Thousands of dead fish washing up again due to red tide in Indian River Lagoon, Florida, USA

Fish Kill Alert
Officials are closely monitoring the Indian River Lagoon after the area experienced warmer-than-average weather during the past several weeks.
Right now, much of the 70-mile-long waterway in Brevard County is dark and cloudy. Officials said it’s the result of algae blooms, soaking up oxygen in the water.
Algae blooms could possibly lead to another massive fish kill.
It’s a mix of many sunny days, and a few cloudy ones, causing the blooms to deplete the oxygen levels.
“The algae didn’t get enough light to photosynthesize during the day, and then when they respired at night, they used the available oxygen up,” Brevard Natural Resources Director Virginia Barker said. “If we see cloudy days, we expect we could see a similar event.”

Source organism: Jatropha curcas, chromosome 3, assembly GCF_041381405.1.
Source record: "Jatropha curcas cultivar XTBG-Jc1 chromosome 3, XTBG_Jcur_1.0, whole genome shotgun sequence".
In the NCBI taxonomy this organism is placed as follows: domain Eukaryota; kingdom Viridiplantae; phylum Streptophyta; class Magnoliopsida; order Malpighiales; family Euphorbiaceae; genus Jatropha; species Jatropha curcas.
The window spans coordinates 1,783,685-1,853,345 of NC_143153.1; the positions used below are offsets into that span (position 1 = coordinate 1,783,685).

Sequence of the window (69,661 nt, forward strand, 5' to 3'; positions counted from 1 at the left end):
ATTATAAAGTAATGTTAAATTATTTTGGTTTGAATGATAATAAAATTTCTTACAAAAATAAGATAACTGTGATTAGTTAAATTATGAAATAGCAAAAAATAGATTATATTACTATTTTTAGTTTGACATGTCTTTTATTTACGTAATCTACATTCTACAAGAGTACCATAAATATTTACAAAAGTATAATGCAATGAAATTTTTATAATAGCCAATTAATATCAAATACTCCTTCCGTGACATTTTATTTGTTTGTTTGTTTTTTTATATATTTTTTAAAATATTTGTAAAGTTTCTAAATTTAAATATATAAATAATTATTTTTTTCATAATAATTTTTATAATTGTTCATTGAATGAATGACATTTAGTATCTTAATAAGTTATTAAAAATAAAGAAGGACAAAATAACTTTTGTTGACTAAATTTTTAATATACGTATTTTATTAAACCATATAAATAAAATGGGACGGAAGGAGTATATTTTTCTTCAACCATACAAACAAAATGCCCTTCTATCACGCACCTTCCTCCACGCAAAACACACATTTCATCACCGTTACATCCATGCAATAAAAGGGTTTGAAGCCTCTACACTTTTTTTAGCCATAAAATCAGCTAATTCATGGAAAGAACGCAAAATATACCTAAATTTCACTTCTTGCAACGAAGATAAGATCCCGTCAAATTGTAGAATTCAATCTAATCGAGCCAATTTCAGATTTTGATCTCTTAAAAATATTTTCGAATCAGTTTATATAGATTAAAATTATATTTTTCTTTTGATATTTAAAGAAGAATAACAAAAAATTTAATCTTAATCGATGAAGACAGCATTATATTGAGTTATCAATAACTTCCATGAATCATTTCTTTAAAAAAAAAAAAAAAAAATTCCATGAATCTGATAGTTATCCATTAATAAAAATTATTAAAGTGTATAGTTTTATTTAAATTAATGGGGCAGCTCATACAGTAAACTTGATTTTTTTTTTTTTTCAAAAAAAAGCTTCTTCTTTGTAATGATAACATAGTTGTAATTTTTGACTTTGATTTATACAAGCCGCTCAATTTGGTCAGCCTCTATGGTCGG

Rick Sturtevent is a mainstay on the Indian River Lagoon. If anyone knows what the water is like daily, it’s him.
“I’m out there every single day,” said Sturtevent, who fishes the river daily. “It’s murky. You can’t see 6 inches down. I’m hoping they can fix it.”
Barker said this current bloom pattern mirrors what happened in 2016, when a massive fish kill began. It’s not the blooms that kill fish — it’s the lack of oxygen.
Courtesy of 

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